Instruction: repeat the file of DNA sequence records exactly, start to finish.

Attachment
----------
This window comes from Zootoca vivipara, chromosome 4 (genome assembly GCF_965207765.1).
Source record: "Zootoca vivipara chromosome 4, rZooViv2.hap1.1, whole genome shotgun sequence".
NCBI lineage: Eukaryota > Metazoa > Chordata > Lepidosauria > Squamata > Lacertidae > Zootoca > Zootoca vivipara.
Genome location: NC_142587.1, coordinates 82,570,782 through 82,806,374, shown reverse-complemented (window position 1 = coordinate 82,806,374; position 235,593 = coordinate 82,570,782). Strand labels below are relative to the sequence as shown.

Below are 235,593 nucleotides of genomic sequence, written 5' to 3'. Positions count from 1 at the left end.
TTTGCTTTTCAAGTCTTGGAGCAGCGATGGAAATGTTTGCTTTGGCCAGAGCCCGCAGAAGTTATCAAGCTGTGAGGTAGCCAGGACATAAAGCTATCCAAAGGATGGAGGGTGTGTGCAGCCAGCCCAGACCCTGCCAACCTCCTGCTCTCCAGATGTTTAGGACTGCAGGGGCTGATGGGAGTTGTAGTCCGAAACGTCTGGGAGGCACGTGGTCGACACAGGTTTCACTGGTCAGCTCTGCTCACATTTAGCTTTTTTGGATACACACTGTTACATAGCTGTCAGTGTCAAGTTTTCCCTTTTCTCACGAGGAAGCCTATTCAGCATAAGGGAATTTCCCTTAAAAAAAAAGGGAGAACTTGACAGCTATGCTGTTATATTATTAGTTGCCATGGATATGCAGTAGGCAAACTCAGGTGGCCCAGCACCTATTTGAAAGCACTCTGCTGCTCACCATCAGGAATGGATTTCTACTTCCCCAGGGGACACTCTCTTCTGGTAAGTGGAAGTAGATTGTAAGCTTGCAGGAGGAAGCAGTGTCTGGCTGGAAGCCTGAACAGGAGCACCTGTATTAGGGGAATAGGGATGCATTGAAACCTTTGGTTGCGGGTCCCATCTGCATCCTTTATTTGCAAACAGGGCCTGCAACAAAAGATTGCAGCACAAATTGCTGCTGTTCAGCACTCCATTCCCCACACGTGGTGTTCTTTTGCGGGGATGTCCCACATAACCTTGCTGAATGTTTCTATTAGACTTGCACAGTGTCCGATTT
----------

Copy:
This window comes from Zootoca vivipara, chromosome 4 (genome assembly GCF_965207765.1).
Source record: "Zootoca vivipara chromosome 4, rZooViv2.hap1.1, whole genome shotgun sequence".
NCBI lineage: Eukaryota > Metazoa > Chordata > Lepidosauria > Squamata > Lacertidae > Zootoca > Zootoca vivipara.
Genome location: NC_142587.1, coordinates 82,570,782 through 82,806,374, shown reverse-complemented (window position 1 = coordinate 82,806,374; position 235,593 = coordinate 82,570,782). Strand labels below are relative to the sequence as shown.

Below are 235,593 nucleotides of genomic sequence, written 5' to 3'. Positions count from 1 at the left end.
TTTGCTTTTCAAGTCTTGGAGCAGCGATGGAAATGTTTGCTTTGGCCAGAGCCCGCAGAAGTTATCAAGCTGTGAGGTAGCCAGGACATAAAGCTATCCAAAGGATGGAGGGTGTGTGCAGCCAGCCCAGACCCTGCCAACCTCCTGCTCTCCAGATGTTTAGGACTGCAGGGGCTGATGGGAGTTGTAGTCCGAAACGTCTGGGAGGCACGTGGTCGACACAGGTTTCACTGGTCAGCTCTGCTCACATTTAGCTTTTTTGGATACACACTGTTACATAGCTGTCAGTGTCAAGTTTTCCCTTTTCTCACGAGGAAGCCTATTCAGCATAAGGGAATTTCCCTTAAAAAAAAAGGGAGAACTTGACAGCTATGCTGTTATATTATTAGTTGCCATGGATATGCAGTAGGCAAACTCAGGTGGCCCAGCACCTATTTGAAAGCACTCTGCTGCTCACCATCAGGAATGGATTTCTACTTCCCCAGGGGACACTCTCTTCTGGTAAGTGGAAGTAGATTGTAAGCTTGCAGGAGGAAGCAGTGTCTGGCTGGAAGCCTGAACAGGAGCACCTGTATTAGGGGAATAGGGATGCATTGAAACCTTTGGTTGCGGGTCCCATCTGCATCCTTTATTTGCAAACAGGGCCTGCAACAAAAGATTGCAGCACAAATTGCTGCTGTTCAGCACTCCATTCCCCACACGTGGTGTTCTTTTGCGGGGATGTCCCACATAACCTTGCTGAATGTTTCTATTAGACTTGCACAGTGTCCGATTT